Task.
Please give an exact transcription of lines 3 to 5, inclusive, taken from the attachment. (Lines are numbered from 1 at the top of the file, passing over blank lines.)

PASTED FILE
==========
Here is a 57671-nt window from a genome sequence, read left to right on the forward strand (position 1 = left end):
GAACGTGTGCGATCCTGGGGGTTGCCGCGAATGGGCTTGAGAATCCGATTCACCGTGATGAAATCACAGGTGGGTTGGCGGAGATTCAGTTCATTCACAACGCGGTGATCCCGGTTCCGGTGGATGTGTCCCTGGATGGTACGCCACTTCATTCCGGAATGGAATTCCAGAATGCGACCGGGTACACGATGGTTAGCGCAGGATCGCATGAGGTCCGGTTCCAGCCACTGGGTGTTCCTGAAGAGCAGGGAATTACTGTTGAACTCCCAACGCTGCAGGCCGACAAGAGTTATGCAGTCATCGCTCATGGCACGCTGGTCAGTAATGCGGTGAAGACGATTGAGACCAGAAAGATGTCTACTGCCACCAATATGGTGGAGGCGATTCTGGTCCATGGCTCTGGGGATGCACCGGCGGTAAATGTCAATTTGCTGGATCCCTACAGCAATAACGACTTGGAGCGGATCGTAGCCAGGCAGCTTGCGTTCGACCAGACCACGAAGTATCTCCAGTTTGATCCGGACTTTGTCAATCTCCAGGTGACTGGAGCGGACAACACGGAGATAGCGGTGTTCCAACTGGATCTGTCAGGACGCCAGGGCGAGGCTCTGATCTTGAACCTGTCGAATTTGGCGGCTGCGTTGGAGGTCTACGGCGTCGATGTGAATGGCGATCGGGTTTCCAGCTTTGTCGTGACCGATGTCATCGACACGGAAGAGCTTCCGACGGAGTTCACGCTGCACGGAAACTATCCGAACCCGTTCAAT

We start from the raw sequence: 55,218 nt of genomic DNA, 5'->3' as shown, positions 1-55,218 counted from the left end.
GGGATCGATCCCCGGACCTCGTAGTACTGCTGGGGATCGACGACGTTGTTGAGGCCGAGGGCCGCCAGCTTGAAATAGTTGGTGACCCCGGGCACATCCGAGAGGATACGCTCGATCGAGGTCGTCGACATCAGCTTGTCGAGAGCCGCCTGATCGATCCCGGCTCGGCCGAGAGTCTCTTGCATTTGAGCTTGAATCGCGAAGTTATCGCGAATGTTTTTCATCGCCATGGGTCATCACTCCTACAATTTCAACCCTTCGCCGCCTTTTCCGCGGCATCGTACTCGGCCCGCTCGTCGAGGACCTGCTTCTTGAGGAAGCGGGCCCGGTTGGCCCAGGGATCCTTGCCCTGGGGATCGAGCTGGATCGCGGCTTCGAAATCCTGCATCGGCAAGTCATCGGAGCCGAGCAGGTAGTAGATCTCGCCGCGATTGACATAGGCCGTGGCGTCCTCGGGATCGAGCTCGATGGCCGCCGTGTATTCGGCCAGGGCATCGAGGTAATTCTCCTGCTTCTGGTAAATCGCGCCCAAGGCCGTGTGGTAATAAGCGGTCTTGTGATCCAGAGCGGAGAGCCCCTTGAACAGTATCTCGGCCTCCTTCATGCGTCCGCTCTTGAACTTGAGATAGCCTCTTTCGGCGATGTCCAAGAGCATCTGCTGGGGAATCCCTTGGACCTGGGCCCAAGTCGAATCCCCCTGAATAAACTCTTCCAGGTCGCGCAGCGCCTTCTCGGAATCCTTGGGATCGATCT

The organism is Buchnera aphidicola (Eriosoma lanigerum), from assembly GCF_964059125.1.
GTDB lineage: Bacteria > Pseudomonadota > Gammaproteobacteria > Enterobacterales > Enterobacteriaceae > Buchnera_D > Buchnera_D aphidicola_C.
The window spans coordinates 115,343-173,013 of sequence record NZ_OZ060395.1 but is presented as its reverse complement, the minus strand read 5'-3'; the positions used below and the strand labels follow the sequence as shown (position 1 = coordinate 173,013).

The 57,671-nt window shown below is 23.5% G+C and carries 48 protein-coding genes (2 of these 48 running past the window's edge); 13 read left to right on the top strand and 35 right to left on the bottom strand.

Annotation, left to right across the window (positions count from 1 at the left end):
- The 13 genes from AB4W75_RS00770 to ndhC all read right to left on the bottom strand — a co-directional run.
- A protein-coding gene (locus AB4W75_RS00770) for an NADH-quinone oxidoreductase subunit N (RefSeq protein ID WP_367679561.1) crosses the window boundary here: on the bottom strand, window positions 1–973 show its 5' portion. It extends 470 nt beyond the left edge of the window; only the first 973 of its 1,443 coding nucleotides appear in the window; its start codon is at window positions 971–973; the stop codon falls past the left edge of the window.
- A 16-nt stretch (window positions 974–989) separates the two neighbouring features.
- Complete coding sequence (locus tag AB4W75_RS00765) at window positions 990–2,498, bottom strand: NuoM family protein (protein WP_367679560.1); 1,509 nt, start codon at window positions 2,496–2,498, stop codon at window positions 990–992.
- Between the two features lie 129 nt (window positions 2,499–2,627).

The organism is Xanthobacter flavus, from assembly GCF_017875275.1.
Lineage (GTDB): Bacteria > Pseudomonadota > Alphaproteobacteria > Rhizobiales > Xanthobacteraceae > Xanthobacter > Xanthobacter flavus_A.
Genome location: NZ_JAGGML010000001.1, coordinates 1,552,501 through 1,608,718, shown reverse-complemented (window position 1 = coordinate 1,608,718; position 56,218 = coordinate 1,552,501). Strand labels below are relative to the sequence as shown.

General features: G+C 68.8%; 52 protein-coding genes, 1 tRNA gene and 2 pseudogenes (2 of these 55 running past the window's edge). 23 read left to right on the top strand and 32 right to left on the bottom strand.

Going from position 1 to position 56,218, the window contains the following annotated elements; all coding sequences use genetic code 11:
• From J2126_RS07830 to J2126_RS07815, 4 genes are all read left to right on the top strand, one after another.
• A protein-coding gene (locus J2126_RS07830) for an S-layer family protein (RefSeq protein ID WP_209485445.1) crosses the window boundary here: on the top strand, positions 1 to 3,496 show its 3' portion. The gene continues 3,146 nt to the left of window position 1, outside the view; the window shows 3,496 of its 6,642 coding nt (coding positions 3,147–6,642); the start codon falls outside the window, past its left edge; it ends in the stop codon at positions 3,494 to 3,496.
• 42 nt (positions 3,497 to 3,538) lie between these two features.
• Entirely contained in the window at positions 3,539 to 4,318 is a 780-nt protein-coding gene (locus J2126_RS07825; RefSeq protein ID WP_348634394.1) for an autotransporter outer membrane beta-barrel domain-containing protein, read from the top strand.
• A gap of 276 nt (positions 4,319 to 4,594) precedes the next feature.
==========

We start from the raw sequence: 55,218 nt of genomic DNA, 5'->3' as shown, positions 1-55,218 counted from the left end.
GGGATCGATCCCCGGACCTCGTAGTACTGCTGGGGATCGACGACGTTGTTGAGGCCGAGGGCCGCCAGCTTGAAATAGTTGGTGACCCCGGGCACATCCGAGAGGATACGCTCGATCGAGGTCGTCGACATCAGCTTGTCGAGAGCCGCCTGATCGATCCCGGCTCGGCCGAGAGTCTCTTGCATTTGAGCTTGAATCGCGAAGTTATCGCGAATGTTTTTCATCGCCATGGGTCATCACTCCTACAATTTCAACCCTTCGCCGCCTTTTCCGCGGCATCGTACTCGGCCCGCTCGTCGAGGACCTGCTTCTTGAGGAAGCGGGCCCGGTTGGCCCAGGGATCCTTGCCCTGGGGATCGAGCTGGATCGCGGCTTCGAAATCCTGCATCGGCAAGTCATCGGAGCCGAGCAGGTAGTAGATCTCGCCGCGATTGACATAGGCCGTGGCGTCCTCGGGATCGAGCTCGATGGCCGCCGTGTATTCGGCCAGGGCATCGAGGTAATTCTCCTGCTTCTGGTAAATCGCGCCCAAGGCCGTGTGGTAATAAGCGGTCTTGTGATCCAGAGCGGAGAGCCCCTTGAACAGTATCTCGGCCTCCTTCATGCGTCCGCTCTTGAACTTGAGATAGCCTCTTTCGGCGATGTCCAAGAGCATCTGCTGGGGAATCCCTTGGACCTGGGCCCAAGTCGAATCCCCCTGAATAAACTCTTCCAGGTCGCGCAGCGCCTTCTCGGAATCCTTGGGATCGATCT

The organism is Buchnera aphidicola (Eriosoma lanigerum), from assembly GCF_964059125.1.